Sunday, April 27, 2008
It was so nice outside that I couldn't pass up going for a run. I wasn't sure if I should or not since I've only had six days off since the marathon, but I was feeling pretty good. I ran all over Kent and even ran on a trail that I accidentally did a couple months ago with 15 inches of snow on the ground. This time I could see there was actually a stone path which made it easier to follow. It weaved in and around the woods, but ended abruptly in some places. By the end of the run, I was getting pretty sore and was glad to be done. I ended up doing about 6 miles. I went in the hot tub at the rec afterwards which felt really good!
It was nice to clear my mind running today. My grandma fell and broke the ball in her hip a couple days ago, so we were at the hospital anxiously awaiting and praying her surgery went well. That, on top of all the school work I've been having, has made for a very tiring few days. My grandma got through surgery well and is now recovering. We were all so relieved and happy for her. She has been through so much and is the most amazing person I know.
Monday, April 21, 2008
We flew out of the Pittsburgh airport Friday morning and arrived in Boston around 11 o'clock. We got on the T Line to our hotel. My parents booked a place for us at the Marriott Renaissance Waterfront Hotel located on Boston's Inner Harbor, just minutes away from downtown. It just opened in January so I was pretty excited. When we got there I was stunned by how nice it was.
After checking in, we decided to go to the expo to pick up our race packet and bib. At the expo, Jamie and I met Dick Hoyt from Team Hoyt. For those not familiar with their story, you can read about it here. It truly is an inspiration and it was a pleasure to meet him in person. We also met Kathrine Switzer, the first woman to ever enter and run the Boston Marathon.
After walking around the expo for awhile getting free stuff, we got something to eat at a restaurant across from the Hynes Convention Center on Boylston St. Later that night, my dad and I went to the Red Sox/Rangers game while my mom and sister Jamie went to Revere Beach to meet a friend that Jamie graduated college with.
The game was awesome! Fenway has so much history and even though the stadium holds about 35,000, it seems like it's much smaller. Our seats were the first row out in the center field bleachers right in front of the Red Sox bullpen. I got the feeling any seat in the stadium was a good seat. I wore my Cleveland Indians shirt to the game and was surprised (and relieved) that I only got a couple comments about it.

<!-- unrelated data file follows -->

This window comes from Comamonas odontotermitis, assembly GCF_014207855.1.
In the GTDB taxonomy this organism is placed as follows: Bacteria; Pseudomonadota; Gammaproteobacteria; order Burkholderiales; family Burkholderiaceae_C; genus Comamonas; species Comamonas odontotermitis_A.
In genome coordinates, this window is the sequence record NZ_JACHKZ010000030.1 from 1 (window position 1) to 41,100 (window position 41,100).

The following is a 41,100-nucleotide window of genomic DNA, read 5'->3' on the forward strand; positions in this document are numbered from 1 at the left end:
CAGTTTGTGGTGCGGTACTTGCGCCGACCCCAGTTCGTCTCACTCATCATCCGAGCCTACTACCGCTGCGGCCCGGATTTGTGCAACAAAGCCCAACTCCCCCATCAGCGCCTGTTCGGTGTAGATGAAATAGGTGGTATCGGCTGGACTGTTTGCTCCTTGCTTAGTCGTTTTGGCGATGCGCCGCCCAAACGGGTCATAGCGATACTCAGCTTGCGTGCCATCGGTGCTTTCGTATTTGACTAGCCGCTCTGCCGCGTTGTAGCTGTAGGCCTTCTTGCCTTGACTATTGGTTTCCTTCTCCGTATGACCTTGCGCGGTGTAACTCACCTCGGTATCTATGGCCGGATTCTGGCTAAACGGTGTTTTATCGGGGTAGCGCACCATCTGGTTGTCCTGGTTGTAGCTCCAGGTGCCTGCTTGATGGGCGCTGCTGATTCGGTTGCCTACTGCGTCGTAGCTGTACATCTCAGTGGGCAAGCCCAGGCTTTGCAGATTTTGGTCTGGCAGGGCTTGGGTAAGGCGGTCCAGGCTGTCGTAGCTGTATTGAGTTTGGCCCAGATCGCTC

On Saturday, Jamie and I went for an easy run around downtown Boston. We got lost a little bit and ended up with about 6 miles. Later that day, we actually went back to the expo and walked around for a blistering 3 hours. We were going to leave earlier, but as soon as we were about to, they announced that someone famous was signing autographs. I was glad we went back today because we ended up meeting Bill Rodgers, Frank Shorter, Dick Beardsley and Steve Jones. The expo really had a great atmosphere to it.
Later that night, my family and I went out to eat with John Davis and his wife in the North End (Little Italy). John had been hit by a car running awhile back so he couldn't run the marathon, but it was great to see he was doing well after a long recovery. It was nice of them to come up and watch the race and cheer us on!
On Sunday, we watched the Womens Olympic Marathon Trials. Deena Kastor won the race with a time of 2:29:35 and the great Joan Benoit-Samuelson, at the age of 50, ran a record time of 2:49:08.
Deena Kastor (on the left)
After watching the Trials, my parents and I took a ride out to Revere Beach so I could see it. We then went Quincy Market and relaxed for awhile. Later that night, my family and I went to the marathon pasta dinner. The atmosphere there was awesome too as well as the food. We met this guy named Greg who had a very inspiring story. He had a stroke at the age of 3 and has been recovering ever since. He was running the Boston Marathon as an inspiration to people who had similar problems.
Revere Beach (first public beach)
Jamie and Me at the pasta dinner
Finally (if you're still reading), it was Sunday night - the night before the race!! I was pretty nervous. We got to bed early because we had to get up early to catch the bus to the start line in Hopkinton. I had trouble sleeping with all the excitement.
In the morning, we took the T to Boston Common and waited for the bus. On the bus, I sat next to a lady from Nova Scotia and had a nice talk. We got to Athlete's Village a couple hours before the race and just hung around. Jamie and I both did not bring a dropbag. Instead we wore some old clothes and planned on giving it to charity. We were really cold since we made the mistake of wearing shorts, but were lucky to have some garbage bags to use as a sleeping bag and keep warm. They had bagels, powerbars, bananas and drinks at the village for the athletes.
Waiting for the bus
What seemed like an eternity at athletes village came to an end. Jamie and I ran down to the start line (less than a mile away) and went to the 13th corral. My number was 5017 meaning I was in the 5th corral, but I wanted to run it with my sister so I moved back. I was amazed by the sea of people flowing down the street. As we walked to our corral, someone yelled out our names. It was Greg! He smiled and gave us a thumbs up. Soon some fighter jets flew over, the national anthem was sung and off we went!!
It took about 10 minutes to get to the start line and even when we got to it we were still shuffling for a bit. All along the way, the crowds cheering were great. Almost anywhere, you could find someone handing out something including orange slices, water, sponges, face wipes, licorice, M&Ms, jelly beans, Dunkin' Donuts, BEER....you name it. One highlight for sure was Wellesley College at mile 12. The girls screamed really loud and I got a few kisses and pictures before heading on.
I helped get water and gatorade for my sister for most of the race and tried to pace her the best I could. I felt great until we got to the Newton Hills. I could feel my legs start to tighten up. Then came Heartbreak Hill. It might not have been as bad if I had trained a little harder for Boston, but I hadn't planned on running too fast so I slacked off a bit. Well, it sure broke my heart and busted my legs up. After cresting the top, downhills followed all the way to the finish. With my quads and calves locked up it was tough even going downhill. I tried to stay with Jamie, but finally had to let her go. I was a little nervous since I was only at mile 22 and had 4 left.